3. I forgot to add, one of the things I most like about video lectures is the ability to pause and rewind. I hate it when I'll miss something because the instructor is just flying through the material because he knows it already like the back of his hand. Being able to stop it for a second lets me operate at my own pace, which overall means I learn new things faster and more thoroughly.

    4. I'm beginning to wonder if a key characteristic of education is the clustering of good and bad teaching at particular school environments. That is: management that's dedicated to hiring good teachers, versus management that wants to spend as little time as possible on the issue. Because I keep hearing people online who swear all college teaching is like this, when I can't even find any in-person acquaintance who ever says they saw such a thing.

    5. I would agree with that. When I was attending USAO the teaching staff as a whole was excellent. There was a whole lot of emphasis placed on the quality of education, more so than other Universities I attended. I'd also submit that good teachers are probably difficult to come by. Being knowledgeable in a subject does not mean your effective at teaching it. And in IT I think most qualified people go on to get jobs that pay better than what teachers are paid. So the ones who end up teaching a lot of the time are ones who were less successful in the corporate world. At least it seemed like that was the case from my limited observation. Very few of them seemed to be there just because they loved to teach. The ones who loved to teach made better teachers.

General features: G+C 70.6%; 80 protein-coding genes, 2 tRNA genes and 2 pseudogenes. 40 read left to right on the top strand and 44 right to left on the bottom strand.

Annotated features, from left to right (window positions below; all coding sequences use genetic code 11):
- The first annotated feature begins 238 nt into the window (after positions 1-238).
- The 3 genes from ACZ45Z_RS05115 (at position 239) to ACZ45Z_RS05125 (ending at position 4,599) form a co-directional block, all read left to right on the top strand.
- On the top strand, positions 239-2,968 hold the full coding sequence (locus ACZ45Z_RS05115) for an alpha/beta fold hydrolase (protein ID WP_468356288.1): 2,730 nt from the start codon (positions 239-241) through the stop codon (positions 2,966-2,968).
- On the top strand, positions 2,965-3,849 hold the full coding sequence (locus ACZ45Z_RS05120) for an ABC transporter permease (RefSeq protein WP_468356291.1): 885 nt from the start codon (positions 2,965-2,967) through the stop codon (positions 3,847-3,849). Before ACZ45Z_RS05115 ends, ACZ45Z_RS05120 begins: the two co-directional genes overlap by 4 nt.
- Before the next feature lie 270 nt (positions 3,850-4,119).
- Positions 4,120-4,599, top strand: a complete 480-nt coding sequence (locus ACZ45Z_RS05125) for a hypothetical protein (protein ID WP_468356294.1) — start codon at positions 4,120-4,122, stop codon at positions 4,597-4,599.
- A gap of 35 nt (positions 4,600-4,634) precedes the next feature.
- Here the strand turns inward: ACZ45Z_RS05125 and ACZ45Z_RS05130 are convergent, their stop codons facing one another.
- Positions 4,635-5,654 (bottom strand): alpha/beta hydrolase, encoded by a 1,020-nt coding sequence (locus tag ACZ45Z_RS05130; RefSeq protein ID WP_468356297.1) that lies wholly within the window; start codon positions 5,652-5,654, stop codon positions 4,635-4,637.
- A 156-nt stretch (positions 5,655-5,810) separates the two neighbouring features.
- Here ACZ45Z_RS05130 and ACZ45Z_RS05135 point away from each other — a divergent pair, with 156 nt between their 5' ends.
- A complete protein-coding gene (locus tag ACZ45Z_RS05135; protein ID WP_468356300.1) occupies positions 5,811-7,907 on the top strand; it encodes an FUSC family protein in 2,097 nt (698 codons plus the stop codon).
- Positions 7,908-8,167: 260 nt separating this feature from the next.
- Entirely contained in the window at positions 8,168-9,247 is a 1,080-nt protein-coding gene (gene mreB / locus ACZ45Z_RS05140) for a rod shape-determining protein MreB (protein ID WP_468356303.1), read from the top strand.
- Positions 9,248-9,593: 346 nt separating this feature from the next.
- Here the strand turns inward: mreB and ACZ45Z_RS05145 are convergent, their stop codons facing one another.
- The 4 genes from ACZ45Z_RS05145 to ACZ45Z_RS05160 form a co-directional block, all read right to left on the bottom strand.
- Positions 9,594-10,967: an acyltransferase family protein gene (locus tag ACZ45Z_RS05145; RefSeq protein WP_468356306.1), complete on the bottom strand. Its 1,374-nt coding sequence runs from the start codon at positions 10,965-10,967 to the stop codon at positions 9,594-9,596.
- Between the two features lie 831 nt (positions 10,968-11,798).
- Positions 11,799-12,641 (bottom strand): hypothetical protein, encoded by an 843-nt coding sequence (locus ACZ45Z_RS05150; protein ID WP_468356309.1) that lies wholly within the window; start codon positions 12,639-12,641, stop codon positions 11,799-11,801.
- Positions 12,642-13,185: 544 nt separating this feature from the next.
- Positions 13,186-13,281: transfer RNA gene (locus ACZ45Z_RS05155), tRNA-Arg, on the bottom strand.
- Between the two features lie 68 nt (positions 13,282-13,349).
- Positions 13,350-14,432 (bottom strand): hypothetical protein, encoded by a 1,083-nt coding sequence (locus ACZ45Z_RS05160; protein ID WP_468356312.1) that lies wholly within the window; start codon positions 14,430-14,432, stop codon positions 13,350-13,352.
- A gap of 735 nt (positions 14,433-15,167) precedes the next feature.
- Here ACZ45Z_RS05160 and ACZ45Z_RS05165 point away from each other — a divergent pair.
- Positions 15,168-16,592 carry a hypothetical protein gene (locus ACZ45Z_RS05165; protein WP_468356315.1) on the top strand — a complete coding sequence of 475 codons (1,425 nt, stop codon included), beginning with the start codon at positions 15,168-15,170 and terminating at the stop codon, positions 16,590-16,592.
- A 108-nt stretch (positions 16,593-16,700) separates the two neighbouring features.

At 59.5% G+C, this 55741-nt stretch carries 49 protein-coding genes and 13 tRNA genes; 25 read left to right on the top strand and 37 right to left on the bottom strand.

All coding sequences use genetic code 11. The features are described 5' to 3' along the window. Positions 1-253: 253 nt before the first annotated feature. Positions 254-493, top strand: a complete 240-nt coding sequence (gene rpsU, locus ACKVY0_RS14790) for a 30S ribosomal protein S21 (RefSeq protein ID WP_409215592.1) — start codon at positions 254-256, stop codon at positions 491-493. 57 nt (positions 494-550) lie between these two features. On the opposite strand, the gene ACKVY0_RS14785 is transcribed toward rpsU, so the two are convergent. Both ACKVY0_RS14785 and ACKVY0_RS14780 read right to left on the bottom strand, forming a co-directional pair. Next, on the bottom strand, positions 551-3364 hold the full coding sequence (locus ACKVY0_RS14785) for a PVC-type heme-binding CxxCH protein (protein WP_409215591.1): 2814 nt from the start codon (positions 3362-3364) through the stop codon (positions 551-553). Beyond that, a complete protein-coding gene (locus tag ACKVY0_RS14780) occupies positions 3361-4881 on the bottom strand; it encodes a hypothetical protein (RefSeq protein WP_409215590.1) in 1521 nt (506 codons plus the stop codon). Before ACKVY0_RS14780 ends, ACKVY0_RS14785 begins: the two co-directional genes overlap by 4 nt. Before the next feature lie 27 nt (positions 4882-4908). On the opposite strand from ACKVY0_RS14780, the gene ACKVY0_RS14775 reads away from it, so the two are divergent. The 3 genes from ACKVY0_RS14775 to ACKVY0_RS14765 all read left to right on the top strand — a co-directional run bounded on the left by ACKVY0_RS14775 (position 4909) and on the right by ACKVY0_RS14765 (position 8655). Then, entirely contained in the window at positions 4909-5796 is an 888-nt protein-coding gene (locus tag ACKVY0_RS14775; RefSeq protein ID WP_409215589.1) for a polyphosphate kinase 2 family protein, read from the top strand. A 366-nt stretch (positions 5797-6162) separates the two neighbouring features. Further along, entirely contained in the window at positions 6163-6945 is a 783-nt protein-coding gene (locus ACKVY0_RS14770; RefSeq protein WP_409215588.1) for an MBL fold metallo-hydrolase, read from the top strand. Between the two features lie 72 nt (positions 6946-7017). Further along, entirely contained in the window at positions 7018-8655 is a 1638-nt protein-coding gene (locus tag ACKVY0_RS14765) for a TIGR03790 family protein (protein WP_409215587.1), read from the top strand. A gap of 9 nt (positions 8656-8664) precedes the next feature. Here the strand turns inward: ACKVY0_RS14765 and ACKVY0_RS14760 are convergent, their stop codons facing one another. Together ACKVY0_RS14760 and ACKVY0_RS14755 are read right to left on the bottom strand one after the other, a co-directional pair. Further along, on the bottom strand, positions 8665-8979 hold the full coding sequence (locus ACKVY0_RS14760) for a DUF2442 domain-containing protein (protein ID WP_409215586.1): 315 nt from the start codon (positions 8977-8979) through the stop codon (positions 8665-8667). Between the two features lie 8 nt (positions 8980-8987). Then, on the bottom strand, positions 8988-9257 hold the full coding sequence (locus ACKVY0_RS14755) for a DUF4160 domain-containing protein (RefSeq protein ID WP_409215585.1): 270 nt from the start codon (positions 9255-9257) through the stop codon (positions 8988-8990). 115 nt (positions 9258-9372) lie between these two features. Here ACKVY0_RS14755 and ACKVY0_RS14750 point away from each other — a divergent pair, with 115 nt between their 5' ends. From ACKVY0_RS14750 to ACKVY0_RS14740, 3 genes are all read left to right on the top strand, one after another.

6. Really good thoughts. I did have a high-school physics instructor who had been successful in business, but quit late in life and went to teaching because he enjoyed it so much more. And of course he was by far one of the best teachers any of us ever had.